Remarkably, violence in today's media seems to have little to do with mass public shootings. Only a handful of them have ever cited violent video games or movies as inspiration for their crimes. Often they are so isolated and socially awkward that they are indifferent to popular culture.

    Ultimately, it is impossible to attribute the rise in mass shootings to any single cause. The crimes only account for a tiny fraction of homicides.[Bolding is mine]
    Once again the rise is a small percentage of all homicides and contradicts the implication of the headline! This article appears to be nothing more than the author's attempt to capitalize on the sensationalism presently occurring in all the media in regards to this crime!

  12. #12
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    In fact, Duwe found that mass murder was just as common during the 1920s and early 1930s as it is today.
    Yeah, but for different reasons. back then the Mob was in it's hey day, and mass killings and mass hits between them were the in thing to do. They killed as part of some sort of urban warefare turff fights to controll territory, or avenge various slights.

    If you took all the mass Mob killings out of the picture, was there ANY mass Killings similar to what we have now?

    The type of killings we are seeing now alll seem to be lone, dispondent, social outcasts lashing out in the most perverse and violent way possible. It's totally different than the 1920's and 1930's mass hits/killings.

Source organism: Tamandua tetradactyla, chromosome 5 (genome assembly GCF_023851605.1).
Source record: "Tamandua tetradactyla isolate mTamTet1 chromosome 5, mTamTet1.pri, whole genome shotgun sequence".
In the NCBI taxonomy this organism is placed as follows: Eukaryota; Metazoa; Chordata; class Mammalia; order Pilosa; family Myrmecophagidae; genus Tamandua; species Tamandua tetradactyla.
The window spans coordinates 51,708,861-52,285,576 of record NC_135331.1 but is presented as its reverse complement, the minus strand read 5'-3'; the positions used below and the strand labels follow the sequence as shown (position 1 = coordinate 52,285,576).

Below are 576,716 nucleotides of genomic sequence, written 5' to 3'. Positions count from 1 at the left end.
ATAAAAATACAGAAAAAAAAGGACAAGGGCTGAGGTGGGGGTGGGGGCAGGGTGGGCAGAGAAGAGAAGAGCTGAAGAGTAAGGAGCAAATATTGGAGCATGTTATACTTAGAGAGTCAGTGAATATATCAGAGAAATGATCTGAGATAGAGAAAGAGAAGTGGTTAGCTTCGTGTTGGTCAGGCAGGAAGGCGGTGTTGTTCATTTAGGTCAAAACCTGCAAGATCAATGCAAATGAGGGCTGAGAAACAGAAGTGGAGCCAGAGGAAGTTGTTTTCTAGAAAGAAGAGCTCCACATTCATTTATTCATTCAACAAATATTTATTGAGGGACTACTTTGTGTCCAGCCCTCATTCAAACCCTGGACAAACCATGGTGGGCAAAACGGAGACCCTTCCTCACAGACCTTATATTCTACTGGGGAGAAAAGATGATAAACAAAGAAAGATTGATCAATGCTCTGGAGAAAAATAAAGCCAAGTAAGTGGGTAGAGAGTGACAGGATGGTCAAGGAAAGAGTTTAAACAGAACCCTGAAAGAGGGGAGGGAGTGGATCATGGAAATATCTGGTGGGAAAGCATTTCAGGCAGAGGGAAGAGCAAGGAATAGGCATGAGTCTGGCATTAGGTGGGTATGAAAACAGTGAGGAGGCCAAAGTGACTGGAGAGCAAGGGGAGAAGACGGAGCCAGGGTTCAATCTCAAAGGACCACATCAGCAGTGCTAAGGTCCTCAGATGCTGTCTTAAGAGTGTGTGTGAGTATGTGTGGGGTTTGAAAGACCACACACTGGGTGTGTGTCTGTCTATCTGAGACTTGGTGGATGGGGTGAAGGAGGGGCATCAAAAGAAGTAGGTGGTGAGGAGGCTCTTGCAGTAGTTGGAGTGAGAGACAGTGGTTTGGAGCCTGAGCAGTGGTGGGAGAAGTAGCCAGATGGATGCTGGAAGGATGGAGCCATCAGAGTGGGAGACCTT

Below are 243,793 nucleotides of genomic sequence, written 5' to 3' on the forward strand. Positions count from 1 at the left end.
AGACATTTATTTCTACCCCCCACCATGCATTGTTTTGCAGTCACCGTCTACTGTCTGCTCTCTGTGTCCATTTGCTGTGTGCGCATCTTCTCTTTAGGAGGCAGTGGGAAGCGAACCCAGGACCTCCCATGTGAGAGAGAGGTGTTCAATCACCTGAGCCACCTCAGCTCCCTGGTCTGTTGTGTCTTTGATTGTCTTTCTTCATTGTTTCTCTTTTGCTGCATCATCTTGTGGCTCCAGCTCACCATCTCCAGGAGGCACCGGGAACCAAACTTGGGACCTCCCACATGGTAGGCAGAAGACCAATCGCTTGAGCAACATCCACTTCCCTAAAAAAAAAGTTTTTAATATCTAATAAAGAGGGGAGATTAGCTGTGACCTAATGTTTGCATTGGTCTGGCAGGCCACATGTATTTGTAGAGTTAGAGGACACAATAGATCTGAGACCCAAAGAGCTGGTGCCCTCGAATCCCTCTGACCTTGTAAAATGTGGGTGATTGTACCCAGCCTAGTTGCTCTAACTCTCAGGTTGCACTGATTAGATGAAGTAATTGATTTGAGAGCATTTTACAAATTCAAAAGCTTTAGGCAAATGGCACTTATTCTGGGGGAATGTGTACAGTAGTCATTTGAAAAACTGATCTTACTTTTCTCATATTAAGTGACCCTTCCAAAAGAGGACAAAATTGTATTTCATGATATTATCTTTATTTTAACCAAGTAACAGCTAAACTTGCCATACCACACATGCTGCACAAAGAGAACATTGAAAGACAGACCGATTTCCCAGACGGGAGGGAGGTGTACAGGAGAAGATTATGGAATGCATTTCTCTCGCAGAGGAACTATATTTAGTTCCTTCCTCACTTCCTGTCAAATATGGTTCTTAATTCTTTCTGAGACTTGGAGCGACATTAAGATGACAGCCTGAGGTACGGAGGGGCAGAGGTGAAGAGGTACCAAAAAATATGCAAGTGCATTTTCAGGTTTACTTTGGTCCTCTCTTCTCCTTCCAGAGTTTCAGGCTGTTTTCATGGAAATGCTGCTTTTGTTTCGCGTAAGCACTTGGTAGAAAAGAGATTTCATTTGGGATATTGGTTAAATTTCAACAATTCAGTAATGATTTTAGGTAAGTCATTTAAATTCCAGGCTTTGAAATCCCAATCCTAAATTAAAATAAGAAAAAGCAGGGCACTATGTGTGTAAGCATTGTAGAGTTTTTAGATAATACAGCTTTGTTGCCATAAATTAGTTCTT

Work? Who me??????????

  13. #13
    I heard on the news over the weekend (I think, it may have been early this week) that a guy had people held hostage somewhere in houston. They said the door was chained shut (sound familiar?) I never heard what happened with it though.
    i'm nobody...i'm nobody. i'm a tramp, a bum, a hobo... a boxcar and a jug of wine... but i'm a straight razor if you get to close to me.

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  14. #14
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    He killed the male hostage, and let the female go. He also killed himself. Rummur has it that it was a Love triangle.
    Work? Who me??????????

  15. #15
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    Quote Originally Posted by Nick Monticello View Post
    Yeah, but for different reasons. back then the Mob was in it's hey day, and mass killings and mass hits between them were the in thing to do. They killed as part of some sort of urban warefare turff fights to controll territory, or avenge various slights.

    If you took all the mass Mob killings out of the picture, was there ANY mass Killings similar to what we have now?

    The type of killings we are seeing now alll seem to be lone, dispondent, social outcasts lashing out in the most perverse and violent way possible. It's totally different than the 1920's and 1930's mass hits/killings.
    Good point.

    Also, as Scott managed to quote just after his claim that the author was sensationalist, without realizing it disproved his allegation:

    Quote Originally Posted by Duwe
    The difference is that then, mass murderers tended to be failed farmers who killed their families because they could no longer provide for them, then killed themselves. Their crimes embodied the despair and hopelessness of the Dust Bowl and the Great Depression, the sense that they and their families would be better off in the hereafter than in the here and now.

    On December 29, 1929, a 56-year-old tenant farmer from Vernon, Texas, named J.H. Haggard shot his five children, aged 6 to 18, in their beds as they slept. Then he killed himself. He left a note that said only, "All died. I had ruther be ded. Look in zellar."
    Great Depression dustbowl family killings and mobsters. Completely different to angry unlaid types who off 20 strangers.
    its safe to say that I train some martial arts. Im not that good really, but most people really suck, so I feel ok about that - Sunfist